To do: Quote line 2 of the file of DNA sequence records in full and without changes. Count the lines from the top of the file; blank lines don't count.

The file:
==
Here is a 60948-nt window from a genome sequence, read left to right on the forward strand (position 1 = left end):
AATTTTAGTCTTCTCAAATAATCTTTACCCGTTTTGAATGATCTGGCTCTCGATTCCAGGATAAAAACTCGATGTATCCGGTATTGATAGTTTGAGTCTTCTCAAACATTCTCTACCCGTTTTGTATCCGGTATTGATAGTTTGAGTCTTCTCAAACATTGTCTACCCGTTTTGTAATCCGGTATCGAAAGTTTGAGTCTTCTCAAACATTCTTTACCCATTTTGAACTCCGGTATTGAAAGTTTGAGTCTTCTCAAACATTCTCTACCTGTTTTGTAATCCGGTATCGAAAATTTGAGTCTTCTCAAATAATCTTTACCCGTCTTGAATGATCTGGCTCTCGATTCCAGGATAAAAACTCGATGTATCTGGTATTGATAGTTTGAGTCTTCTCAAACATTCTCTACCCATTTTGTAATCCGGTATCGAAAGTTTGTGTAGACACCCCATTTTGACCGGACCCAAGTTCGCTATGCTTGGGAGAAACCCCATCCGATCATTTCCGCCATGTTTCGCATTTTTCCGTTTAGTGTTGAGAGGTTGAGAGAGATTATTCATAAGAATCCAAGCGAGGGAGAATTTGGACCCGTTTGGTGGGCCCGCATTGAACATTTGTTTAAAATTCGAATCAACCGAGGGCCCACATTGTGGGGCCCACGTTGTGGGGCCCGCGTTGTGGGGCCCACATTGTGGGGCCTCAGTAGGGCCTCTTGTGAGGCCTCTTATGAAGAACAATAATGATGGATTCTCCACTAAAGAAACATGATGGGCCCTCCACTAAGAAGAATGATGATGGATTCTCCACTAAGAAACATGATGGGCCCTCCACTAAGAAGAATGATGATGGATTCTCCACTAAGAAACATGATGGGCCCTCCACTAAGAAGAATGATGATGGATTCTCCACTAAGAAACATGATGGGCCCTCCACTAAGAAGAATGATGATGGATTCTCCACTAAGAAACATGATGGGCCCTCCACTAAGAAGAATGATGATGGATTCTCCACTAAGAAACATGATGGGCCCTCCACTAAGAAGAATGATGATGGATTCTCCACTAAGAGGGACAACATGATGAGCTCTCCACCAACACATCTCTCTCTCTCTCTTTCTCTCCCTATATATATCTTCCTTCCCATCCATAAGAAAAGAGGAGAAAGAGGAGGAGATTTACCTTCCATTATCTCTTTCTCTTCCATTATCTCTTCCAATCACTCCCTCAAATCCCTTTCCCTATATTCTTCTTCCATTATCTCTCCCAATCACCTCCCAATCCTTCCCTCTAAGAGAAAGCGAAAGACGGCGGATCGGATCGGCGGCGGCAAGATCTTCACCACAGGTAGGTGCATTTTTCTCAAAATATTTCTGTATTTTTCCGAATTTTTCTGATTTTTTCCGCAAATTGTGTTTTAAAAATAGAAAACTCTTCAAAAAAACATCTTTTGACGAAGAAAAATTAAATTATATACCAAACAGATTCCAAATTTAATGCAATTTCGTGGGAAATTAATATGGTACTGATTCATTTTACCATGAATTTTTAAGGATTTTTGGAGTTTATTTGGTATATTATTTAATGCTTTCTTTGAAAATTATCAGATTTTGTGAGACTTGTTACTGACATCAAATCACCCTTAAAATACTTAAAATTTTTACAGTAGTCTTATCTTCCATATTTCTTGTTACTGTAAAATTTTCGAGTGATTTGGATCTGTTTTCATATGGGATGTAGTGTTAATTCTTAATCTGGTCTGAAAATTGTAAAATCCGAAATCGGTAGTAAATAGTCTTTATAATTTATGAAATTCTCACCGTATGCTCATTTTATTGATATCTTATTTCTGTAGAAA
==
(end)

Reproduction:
AATTTTAGTCTTCTCAAATAATCTTTACCCGTTTTGAATGATCTGGCTCTCGATTCCAGGATAAAAACTCGATGTATCCGGTATTGATAGTTTGAGTCTTCTCAAACATTCTCTACCCGTTTTGTATCCGGTATTGATAGTTTGAGTCTTCTCAAACATTGTCTACCCGTTTTGTAATCCGGTATCGAAAGTTTGAGTCTTCTCAAACATTCTTTACCCATTTTGAACTCCGGTATTGAAAGTTTGAGTCTTCTCAAACATTCTCTACCTGTTTTGTAATCCGGTATCGAAAATTTGAGTCTTCTCAAATAATCTTTACCCGTCTTGAATGATCTGGCTCTCGATTCCAGGATAAAAACTCGATGTATCTGGTATTGATAGTTTGAGTCTTCTCAAACATTCTCTACCCATTTTGTAATCCGGTATCGAAAGTTTGTGTAGACACCCCATTTTGACCGGACCCAAGTTCGCTATGCTTGGGAGAAACCCCATCCGATCATTTCCGCCATGTTTCGCATTTTTCCGTTTAGTGTTGAGAGGTTGAGAGAGATTATTCATAAGAATCCAAGCGAGGGAGAATTTGGACCCGTTTGGTGGGCCCGCATTGAACATTTGTTTAAAATTCGAATCAACCGAGGGCCCACATTGTGGGGCCCACGTTGTGGGGCCCGCGTTGTGGGGCCCACATTGTGGGGCCTCAGTAGGGCCTCTTGTGAGGCCTCTTATGAAGAACAATAATGATGGATTCTCCACTAAAGAAACATGATGGGCCCTCCACTAAGAAGAATGATGATGGATTCTCCACTAAGAAACATGATGGGCCCTCCACTAAGAAGAATGATGATGGATTCTCCACTAAGAAACATGATGGGCCCTCCACTAAGAAGAATGATGATGGATTCTCCACTAAGAAACATGATGGGCCCTCCACTAAGAAGAATGATGATGGATTCTCCACTAAGAAACATGATGGGCCCTCCACTAAGAAGAATGATGATGGATTCTCCACTAAGAAACATGATGGGCCCTCCACTAAGAAGAATGATGATGGATTCTCCACTAAGAGGGACAACATGATGAGCTCTCCACCAACACATCTCTCTCTCTCTCTTTCTCTCCCTATATATATCTTCCTTCCCATCCATAAGAAAAGAGGAGAAAGAGGAGGAGATTTACCTTCCATTATCTCTTTCTCTTCCATTATCTCTTCCAATCACTCCCTCAAATCCCTTTCCCTATATTCTTCTTCCATTATCTCTCCCAATCACCTCCCAATCCTTCCCTCTAAGAGAAAGCGAAAGACGGCGGATCGGATCGGCGGCGGCAAGATCTTCACCACAGGTAGGTGCATTTTTCTCAAAATATTTCTGTATTTTTCCGAATTTTTCTGATTTTTTCCGCAAATTGTGTTTTAAAAATAGAAAACTCTTCAAAAAAACATCTTTTGACGAAGAAAAATTAAATTATATACCAAACAGATTCCAAATTTAATGCAATTTCGTGGGAAATTAATATGGTACTGATTCATTTTACCATGAATTTTTAAGGATTTTTGGAGTTTATTTGGTATATTATTTAATGCTTTCTTTGAAAATTATCAGATTTTGTGAGACTTGTTACTGACATCAAATCACCCTTAAAATACTTAAAATTTTTACAGTAGTCTTATCTTCCATATTTCTTGTTACTGTAAAATTTTCGAGTGATTTGGATCTGTTTTCATATGGGATGTAGTGTTAATTCTTAATCTGGTCTGAAAATTGTAAAATCCGAAATCGGTAGTAAATAGTCTTTATAATTTATGAAATTCTCACCGTATGCTCATTTTATTGATATCTTATTTCTGTAGAAA